In light of Brookhaven’s declining water quality, on Tuesday, Oct. 27, the supervisor announced that the Town of Brookhaven would take on a study that will help officials pinpoint the sources of water contamination, starting with the Setauket Harbor. Romaine said the harbor was small enough for the town to examine and clean once they receive the results next year.

Romaine said the town planned on looking at the pipes leading to the harbor, road runoff, and all drains that run to the harbor. In response to this, the town hired Cornell Cooperative Extension to conduct this study and to use DNA testing to help identify the sources of water pollution.

While high levels of nitrogen were identified in the water, Brookhaven Town Highway Superintendent Dan Losquadro (R) said nitrogen could come from various sources, including leaching from underground septic systems, wild and domesticated animal feces and fertilizers, among other sources.

Last year, Losquadro said his department finished reconstructing the sea wall along Shore Road in Setauket by removing the concrete slabs that were used in the past to construct the wall. He added that the concrete released chemicals into the water, which further affected the water quality.

Town officials said they intended to continue the study across multiple seasons, especially in the winter months, when people use fewer fertilizers and when less wild and domestic animals are out and about.

Setauket Harbor and Mount Sinai Harbor, which includes Cedar Beach, are two of several impacted waterways on the Island. According to Romaine, Moriches Bay and the Great South Bay are also impacted.

“I’m greatly concerned because each year the waterways surrounding Brookhaven Town and Long Island have been declining,” Romaine said. “Many of our harbors and parts of out tributaries are considered impaired.”

Neither the town nor the highway department will know how much cleaning Setauket Harbor’s waters will cost until after Cornell Cooperative Extension conducts its study, Romaine said. The hope is that they will identify the sources of contamination before the town’s 2017 budget is approved.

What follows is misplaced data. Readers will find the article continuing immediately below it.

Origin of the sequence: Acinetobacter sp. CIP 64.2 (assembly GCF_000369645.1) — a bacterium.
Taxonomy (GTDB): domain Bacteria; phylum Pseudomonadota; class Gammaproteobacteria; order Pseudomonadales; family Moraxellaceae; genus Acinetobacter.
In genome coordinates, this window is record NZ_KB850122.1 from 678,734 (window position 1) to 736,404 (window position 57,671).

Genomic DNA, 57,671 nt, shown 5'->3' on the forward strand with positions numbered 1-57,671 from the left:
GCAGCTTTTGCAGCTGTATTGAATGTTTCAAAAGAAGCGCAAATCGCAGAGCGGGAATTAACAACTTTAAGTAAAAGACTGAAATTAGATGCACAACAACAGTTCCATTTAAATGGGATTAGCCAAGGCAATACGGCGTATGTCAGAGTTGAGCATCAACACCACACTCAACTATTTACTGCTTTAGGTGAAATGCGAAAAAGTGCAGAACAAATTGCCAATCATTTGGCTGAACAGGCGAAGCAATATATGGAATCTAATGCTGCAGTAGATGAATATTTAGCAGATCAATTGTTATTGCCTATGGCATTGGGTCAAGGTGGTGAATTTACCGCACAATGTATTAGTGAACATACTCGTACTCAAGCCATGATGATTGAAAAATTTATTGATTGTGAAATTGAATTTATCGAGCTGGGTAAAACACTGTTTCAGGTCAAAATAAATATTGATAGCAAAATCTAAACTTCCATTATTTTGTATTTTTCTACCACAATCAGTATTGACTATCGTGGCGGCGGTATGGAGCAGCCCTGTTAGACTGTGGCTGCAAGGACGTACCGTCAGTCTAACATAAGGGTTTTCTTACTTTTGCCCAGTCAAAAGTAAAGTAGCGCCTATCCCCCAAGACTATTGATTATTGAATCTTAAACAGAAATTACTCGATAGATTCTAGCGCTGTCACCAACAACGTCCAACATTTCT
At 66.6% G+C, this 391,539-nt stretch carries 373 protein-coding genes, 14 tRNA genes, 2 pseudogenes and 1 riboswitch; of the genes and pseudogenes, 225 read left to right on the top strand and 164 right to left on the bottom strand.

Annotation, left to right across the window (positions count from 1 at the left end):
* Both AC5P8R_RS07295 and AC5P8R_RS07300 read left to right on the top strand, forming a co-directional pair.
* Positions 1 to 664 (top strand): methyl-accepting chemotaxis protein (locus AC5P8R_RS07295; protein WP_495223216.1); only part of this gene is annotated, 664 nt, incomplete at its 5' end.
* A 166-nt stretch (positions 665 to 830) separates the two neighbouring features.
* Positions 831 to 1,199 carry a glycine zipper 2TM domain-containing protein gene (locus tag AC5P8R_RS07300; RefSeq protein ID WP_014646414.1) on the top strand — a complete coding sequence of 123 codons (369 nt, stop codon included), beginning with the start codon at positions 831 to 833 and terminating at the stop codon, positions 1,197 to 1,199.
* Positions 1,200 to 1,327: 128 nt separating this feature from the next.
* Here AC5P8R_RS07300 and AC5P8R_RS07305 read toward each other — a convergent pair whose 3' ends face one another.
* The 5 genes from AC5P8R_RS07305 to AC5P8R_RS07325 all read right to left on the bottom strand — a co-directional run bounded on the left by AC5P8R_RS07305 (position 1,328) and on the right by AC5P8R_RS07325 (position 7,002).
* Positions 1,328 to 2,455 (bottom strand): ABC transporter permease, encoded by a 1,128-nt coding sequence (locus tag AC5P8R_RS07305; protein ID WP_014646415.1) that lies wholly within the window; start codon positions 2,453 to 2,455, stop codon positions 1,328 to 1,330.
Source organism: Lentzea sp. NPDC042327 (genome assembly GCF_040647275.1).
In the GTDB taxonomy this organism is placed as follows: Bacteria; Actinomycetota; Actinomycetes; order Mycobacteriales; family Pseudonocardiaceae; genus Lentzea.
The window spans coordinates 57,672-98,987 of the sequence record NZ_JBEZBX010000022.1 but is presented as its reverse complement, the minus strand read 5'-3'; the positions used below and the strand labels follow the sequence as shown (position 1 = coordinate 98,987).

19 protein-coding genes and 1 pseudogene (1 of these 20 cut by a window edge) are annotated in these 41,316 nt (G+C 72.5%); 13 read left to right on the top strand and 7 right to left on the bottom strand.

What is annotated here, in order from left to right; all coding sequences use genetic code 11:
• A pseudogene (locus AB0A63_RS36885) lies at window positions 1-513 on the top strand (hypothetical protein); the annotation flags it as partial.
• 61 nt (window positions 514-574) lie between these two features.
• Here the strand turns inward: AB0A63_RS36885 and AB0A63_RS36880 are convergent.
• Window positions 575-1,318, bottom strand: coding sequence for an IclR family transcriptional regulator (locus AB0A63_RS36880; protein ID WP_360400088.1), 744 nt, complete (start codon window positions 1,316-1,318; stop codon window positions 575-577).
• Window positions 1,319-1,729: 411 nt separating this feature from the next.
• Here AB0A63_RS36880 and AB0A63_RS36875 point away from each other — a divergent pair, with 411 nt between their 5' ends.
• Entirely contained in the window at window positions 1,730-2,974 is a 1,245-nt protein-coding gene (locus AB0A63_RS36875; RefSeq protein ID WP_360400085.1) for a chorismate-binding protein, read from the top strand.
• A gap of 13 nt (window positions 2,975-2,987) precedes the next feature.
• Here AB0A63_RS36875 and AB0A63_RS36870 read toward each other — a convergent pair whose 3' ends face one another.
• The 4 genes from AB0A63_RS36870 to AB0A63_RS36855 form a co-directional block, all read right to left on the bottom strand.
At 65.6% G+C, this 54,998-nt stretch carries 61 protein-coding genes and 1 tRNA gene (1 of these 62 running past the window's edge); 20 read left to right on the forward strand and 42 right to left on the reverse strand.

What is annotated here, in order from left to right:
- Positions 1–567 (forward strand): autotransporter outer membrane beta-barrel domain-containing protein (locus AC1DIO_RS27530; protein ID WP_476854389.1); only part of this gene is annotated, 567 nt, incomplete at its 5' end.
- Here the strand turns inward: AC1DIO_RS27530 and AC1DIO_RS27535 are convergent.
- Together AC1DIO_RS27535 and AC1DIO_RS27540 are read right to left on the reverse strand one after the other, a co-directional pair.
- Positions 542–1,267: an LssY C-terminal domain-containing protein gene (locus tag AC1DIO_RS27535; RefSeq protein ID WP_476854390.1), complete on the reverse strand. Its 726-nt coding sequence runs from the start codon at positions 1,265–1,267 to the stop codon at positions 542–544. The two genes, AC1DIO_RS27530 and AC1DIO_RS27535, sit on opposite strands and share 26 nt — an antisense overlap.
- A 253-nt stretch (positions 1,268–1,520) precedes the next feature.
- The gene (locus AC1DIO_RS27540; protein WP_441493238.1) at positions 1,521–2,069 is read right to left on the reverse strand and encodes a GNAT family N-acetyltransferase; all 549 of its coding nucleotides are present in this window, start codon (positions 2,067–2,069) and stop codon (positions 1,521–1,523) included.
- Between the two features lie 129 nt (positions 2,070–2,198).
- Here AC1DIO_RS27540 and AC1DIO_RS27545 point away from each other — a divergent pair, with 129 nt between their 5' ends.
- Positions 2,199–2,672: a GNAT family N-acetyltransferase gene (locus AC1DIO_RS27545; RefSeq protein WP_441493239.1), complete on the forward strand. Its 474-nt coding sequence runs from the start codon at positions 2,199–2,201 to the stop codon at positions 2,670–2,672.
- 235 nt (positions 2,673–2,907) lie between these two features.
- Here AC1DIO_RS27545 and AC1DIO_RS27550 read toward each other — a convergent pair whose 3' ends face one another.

The town isn’t only working with Losquadro, but also with members of the Setauket Harbor Task force led by George Hoffman, Moriches Bay Project and Friends of Bellport Bay.

Romaine also added that those who settled on the Island would not be impressed with Long Island’s declining water quality.

“The town was founded in 1655 [and] it was Setauket Harbor that the settlers … came to start the first European settlement in Brookhaven Town,” Romaine said. “I’m sure if they were here today, they would weep at the fact that the waters are so impaired — you can’t eat any of the shellfish from the water.”

The property is adjacent to Cordwood Landing County Park off of Landing Road in Miller Place. Photo by Erika Karp

Acquiring land for open space preservation is usually straightforward, but that wasn’t the case for a piece of property adjacent to Cordwood Landing County Park in Miller Place.

What started as a simple purchase of the land and a quest to preserve it, ended with bad blood between a legislator and those involved with the property, after Legislator Sarah Anker (D-Mount Sinai) accused developer Mark Baisch and Friends of Cordwood Landing of colluding together to defraud the county. The accusation, which Baisch and Tom Cramer, president of Friends of Cordwood, said is not true, was enough to discourage Baisch from following through with his initial plan to sell the property for open space preservation.

“I’m not interested in selling the property … not after I’ve been accused with stuff like this,” Baisch said. “Who in their right mind would go ahead and keep negotiating further?”

Baisch acquired the property in September 2014 for $750,000 from the original owner. When asked why Anker accused him and Friends of Cordwood Landing of conspiring together, Baisch was unsure where the accusation came from.